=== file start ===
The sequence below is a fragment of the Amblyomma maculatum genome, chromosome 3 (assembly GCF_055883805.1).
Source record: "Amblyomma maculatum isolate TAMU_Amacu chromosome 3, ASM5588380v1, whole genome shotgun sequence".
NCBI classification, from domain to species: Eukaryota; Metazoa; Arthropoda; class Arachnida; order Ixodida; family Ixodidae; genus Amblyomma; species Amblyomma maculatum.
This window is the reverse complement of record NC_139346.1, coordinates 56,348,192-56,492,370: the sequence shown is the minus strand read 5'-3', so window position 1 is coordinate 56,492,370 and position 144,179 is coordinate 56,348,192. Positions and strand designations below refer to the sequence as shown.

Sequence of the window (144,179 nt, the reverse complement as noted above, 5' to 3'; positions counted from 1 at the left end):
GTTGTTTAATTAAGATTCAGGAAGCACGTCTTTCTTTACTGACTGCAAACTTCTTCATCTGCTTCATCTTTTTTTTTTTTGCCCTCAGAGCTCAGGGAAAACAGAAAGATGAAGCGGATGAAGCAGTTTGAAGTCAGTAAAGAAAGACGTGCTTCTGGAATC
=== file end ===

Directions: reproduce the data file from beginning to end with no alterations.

The sequence below is a fragment of the Amblyomma maculatum genome, chromosome 3 (assembly GCF_055883805.1).
Source record: "Amblyomma maculatum isolate TAMU_Amacu chromosome 3, ASM5588380v1, whole genome shotgun sequence".
NCBI classification, from domain to species: Eukaryota; Metazoa; Arthropoda; class Arachnida; order Ixodida; family Ixodidae; genus Amblyomma; species Amblyomma maculatum.
This window is the reverse complement of record NC_139346.1, coordinates 56,348,192-56,492,370: the sequence shown is the minus strand read 5'-3', so window position 1 is coordinate 56,492,370 and position 144,179 is coordinate 56,348,192. Positions and strand designations below refer to the sequence as shown.

Sequence of the window (144,179 nt, the reverse complement as noted above, 5' to 3'; positions counted from 1 at the left end):
GTTGTTTAATTAAGATTCAGGAAGCACGTCTTTCTTTACTGACTGCAAACTTCTTCATCTGCTTCATCTTTTTTTTTTTTGCCCTCAGAGCTCAGGGAAAACAGAAAGATGAAGCGGATGAAGCAGTTTGAAGTCAGTAAAGAAAGACGTGCTTCTGGAATC